Because I’m a lifelong cartoon geek and aspiring animator, I’m going to start this article off with some wisdom from somewhere, I believe, no other Advocate writer has ever taken inspiration.
“Chickens aren’t very brave, but they’re too smart to do something stupid just because somebody calls them ‘Chicken.’ Sheep, on the other hand, don’t think for themselves and are always following the leader. Sheep are like that; they follow a leader anywhere. And some folks are like that too; they follow a leader wherever he goes: across a highway, over a cliff, into a watermelon patch…”
Let me put this into context for you. This is from an old Berenstain Bears episode I saw as a kid in which Brother is repeatedly lured by the neighborhood bullies, “Too
Tall”, “Smirk” and “Scuzz”, into doing foolish things such as going through dark caves, taking dangerous shortcuts and stealing watermelon from the local farmer by daring him to. But this isn’t about the weird things people name their kids; this is about me being a sheep.
In my last article, I talked about how I wasn’t the most popular kid. Nevertheless, I had friends. There was this one particular kid that I kind of clung to. I just decided one day that he was the coolest kid I’d ever met, that he was going to be my best friend and that I wanted to be just like him. It was a weird relationship for the first year or so, but I guess I grew on him. Our families did dinner a lot together and the friendship lasted a good few years. There were a number of things I got into because he was into them, the most predominant being Pokémon, a nerd fandom of which I’m going on 15 years. Yeah, I’m cool like that. He also got me into soccer. He was a kid who played pretty much every sport you could imagine. For some reason, soccer is what got me. I played two seasons, and I was good. That is, if you define spending field time repeatedly giving my teammates time-bulletins with the childhood thrill of using my first watch, (before the coach came along and confiscated it) and spending goal time dangling from the overhead bar facing inside the net while not paying attention to the game, as good. After two seasons, I was big enough to admit that I was not good at soccer and it was time to stop, even if Tim Hortons was giving me free drinks after each time I had played. I was a sheep. A sheep who played Timbits Soccer.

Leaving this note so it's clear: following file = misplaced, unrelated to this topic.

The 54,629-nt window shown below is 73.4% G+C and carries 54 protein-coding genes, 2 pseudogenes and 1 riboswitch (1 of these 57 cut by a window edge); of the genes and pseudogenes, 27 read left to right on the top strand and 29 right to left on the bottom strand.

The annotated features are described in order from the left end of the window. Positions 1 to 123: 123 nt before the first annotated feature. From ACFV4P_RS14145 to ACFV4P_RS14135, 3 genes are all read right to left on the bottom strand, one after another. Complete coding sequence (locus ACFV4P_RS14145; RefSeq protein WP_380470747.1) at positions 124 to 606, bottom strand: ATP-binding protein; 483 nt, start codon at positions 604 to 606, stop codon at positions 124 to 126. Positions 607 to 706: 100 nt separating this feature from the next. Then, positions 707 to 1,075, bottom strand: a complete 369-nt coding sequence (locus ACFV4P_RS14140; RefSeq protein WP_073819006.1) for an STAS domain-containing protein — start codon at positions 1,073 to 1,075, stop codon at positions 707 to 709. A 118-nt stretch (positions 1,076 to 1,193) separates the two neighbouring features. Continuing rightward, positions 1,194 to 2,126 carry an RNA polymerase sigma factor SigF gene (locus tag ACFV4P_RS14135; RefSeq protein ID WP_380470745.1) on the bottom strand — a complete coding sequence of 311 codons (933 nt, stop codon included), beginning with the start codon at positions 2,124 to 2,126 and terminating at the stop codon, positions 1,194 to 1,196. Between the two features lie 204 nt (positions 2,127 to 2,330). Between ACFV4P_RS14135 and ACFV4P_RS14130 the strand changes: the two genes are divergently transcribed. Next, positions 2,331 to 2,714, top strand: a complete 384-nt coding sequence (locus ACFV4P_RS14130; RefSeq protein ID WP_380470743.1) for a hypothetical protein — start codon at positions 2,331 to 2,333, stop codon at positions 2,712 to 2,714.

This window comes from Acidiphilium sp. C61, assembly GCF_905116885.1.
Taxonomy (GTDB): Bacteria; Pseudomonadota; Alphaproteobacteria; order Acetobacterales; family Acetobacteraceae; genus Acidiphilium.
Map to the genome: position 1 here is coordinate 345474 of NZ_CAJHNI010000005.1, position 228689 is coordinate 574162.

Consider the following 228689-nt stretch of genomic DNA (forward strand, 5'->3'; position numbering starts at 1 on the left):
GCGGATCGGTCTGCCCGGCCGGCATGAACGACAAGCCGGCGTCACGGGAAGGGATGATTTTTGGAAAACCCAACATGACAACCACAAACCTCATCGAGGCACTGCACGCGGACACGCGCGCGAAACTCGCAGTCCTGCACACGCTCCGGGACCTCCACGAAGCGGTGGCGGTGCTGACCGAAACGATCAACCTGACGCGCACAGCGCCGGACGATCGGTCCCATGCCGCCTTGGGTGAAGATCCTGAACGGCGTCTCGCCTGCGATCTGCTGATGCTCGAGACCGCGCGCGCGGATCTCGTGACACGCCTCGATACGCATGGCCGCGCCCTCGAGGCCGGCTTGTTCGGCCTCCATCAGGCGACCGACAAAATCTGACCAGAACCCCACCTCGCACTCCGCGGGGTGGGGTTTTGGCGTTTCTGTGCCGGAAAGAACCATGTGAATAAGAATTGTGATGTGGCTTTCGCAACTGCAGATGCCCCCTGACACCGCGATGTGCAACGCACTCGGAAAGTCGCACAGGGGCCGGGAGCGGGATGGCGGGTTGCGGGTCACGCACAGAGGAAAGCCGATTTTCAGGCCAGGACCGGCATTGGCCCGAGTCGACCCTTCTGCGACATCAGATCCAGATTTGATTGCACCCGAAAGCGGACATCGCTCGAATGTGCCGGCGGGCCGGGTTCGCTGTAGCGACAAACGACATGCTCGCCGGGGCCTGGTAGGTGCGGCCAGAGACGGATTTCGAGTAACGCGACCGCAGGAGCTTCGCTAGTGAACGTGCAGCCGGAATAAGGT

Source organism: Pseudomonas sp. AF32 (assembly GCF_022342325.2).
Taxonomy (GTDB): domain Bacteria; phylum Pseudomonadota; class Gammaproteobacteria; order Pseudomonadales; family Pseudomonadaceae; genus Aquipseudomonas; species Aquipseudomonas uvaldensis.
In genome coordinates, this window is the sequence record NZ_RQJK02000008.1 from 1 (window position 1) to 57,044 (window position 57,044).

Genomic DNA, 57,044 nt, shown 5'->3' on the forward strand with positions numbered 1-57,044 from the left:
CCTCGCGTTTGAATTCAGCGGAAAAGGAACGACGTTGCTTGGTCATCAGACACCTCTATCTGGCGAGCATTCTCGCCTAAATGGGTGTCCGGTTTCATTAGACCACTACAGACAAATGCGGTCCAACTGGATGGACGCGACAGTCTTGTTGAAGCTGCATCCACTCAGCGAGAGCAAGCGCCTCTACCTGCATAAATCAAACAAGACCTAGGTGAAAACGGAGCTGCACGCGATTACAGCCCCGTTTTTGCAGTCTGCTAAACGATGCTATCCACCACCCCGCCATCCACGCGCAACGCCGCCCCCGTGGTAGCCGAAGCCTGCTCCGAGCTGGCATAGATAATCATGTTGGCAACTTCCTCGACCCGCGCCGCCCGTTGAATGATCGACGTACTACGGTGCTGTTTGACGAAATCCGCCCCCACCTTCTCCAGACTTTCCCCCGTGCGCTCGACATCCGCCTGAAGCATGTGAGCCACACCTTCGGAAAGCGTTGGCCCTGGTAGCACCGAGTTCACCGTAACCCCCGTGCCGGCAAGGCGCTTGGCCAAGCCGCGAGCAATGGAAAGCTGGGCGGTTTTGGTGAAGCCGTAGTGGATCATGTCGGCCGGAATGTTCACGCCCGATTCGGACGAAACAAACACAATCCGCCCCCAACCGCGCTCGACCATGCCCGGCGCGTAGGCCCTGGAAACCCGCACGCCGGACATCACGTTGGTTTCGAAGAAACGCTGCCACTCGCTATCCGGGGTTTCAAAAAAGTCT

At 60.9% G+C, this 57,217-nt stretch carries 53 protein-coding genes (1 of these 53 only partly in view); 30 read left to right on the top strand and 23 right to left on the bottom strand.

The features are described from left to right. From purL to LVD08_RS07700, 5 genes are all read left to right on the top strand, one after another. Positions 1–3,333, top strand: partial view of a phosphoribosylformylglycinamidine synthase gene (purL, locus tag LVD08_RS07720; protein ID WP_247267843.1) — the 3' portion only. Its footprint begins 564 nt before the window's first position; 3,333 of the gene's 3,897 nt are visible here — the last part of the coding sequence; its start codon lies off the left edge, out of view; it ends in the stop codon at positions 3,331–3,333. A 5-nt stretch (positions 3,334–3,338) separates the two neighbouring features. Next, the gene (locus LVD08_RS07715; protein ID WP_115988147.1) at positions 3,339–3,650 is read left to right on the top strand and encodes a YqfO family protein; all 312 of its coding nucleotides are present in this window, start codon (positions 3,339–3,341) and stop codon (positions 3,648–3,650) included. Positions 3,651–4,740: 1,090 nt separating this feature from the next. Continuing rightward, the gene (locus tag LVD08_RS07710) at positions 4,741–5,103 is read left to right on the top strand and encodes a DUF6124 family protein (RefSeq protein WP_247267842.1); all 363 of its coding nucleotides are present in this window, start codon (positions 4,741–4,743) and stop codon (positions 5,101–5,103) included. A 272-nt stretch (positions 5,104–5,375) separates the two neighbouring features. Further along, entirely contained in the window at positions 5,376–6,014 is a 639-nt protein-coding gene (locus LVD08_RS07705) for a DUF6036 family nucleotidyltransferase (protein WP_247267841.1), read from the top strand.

As the unpopular kid, I had a constant want to belong. I always tried to get involved with what my classmates were doing. Sometimes these things were fun, like when my friends were organizing the construction of human pyramids. I grew up to do this with my camp kids, which actually went pretty well, until we put the final kid on top. Some things were not so good, like soccer. But we covered that.
As I look back though, I realize just how strongly these guys impacted me. Having wanted to pursue animation since I was a kid, Pokémon was probably the thing I drew more than anything, and occasionally still do. My art was one of the few things that even the kids who didn’t like me very much were willing to admit was something I had going for me. And, along with what I do as a comedian, my art is still the thing that really catches people’s eye about me. For some reason, one of the things people always ask of me is to draw to them (and at one point even my friend’s baby) as a superhero. I’m pretty sure this came about from one original request for a superhero drawing, and for some reason it caught on.
Do our childhood friends really impact us more than we think? I admit that I maintain little or no contact with most of my childhood classmates. Somehow most of them have faded from my Facebook over the years. I don’t know if I stopped being interesting at some point but that’s just how it happened. With the ones that do remain, I maintain little or no communication. Being a part of two churches with few people my age means most of my friends are adults in their 20’s and 30’s. It’s been nearly a decade and a half since I started kindergarten and now, being almost 20, my peers and I are at that age where we’re all going off to college, heading in different directions, developing careers and stuff, and it’s just kind of weird for me to realize that it’s pretty much completely over, and that from now on we’ll have virtually nothing to do with one another.
It’s not to say I’m not happy where I am now, but you’ve got to give me credit for noticing that there’s just something odd about remaining where you’ve always been, yet none of it feeling quite the same. I truly believe, however, that the people I know, and the places I find myself in now, are gifts intended by God and that there’s nothing but good ahead of me.
I can’t wait to see who I’m supposed to be a sheep to next.